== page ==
On June 13, community broadcaster Elena “Lina” Tijamo was forcibly taken from her home in Barangay Kampingganon, Bantayan, Cebu. Suspected military elements—four armed masked men in civilian clothes accompanied by two women—held back family members while they covered Tijamo’s mouth with tape, tied her hands, and took her away. She has been able to send messages and call her family only to say not to post about her or her abductors won’t release her. She remains missing after five months.

In 2019, state elements tagged Tijamo, 58, as “alleged New People’s Army.”

Last June 29, a libel case was filed before the Regional Trial Court of Baguio City against Northern Dispatch (Nordis) editor-in-chief Kimberlie Quitasol and reporter Khim Russel Abalos. The charges were based on a complaint by Cordillera Police Regional Director Brigadier General R’win Pagkalinawan articles published by Nordis where he was quoted as ordering snipers to shoot communists who unnecessarily organize people during the Luzon-wide enhanced community quarantine. Pagkalinawan alleged that the articles “deliberately omitted” that he only advocated for shooting communists if they fight back. Pagkalinawan said this caused dishonor and damage to his reputation. The court dismissed the case on July 28 for lack of jurisdiction. Nordis journalists have also suffered red-tagging, and arrest and detention on “trumped up charges.”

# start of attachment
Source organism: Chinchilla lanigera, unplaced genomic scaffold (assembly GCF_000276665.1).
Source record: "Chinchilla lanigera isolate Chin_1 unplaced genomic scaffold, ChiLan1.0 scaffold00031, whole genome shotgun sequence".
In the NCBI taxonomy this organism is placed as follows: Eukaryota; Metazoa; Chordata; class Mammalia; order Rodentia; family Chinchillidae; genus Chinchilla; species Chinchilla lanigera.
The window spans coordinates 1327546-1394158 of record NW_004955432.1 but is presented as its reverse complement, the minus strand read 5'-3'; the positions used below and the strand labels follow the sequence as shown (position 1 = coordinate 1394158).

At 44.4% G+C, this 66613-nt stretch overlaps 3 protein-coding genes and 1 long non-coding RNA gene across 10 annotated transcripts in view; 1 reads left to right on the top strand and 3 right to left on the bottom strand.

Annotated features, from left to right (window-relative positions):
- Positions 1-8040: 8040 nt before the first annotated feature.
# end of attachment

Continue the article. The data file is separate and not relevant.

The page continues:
The charges were re-filed in La Trinidad Municipal Trial Court on August 18 and the judge dismissed the case for the same reason as the first one, according to Nordis.

However, the case was revised to cyber libel and refiled before the Regional Trial Court Branch 59 in Baguio City. In September, another cyber libel case was filed against volunteer reporter Khim Abalos, which they claimed is the same case filed against Quitasol, Abalos and human rights group Karapatan.

Last year, NorDis Ifugao correspondent Brandon Lee was shot in front of his home. He barely survived and is currently recovering abroad.

International Day to End Impunity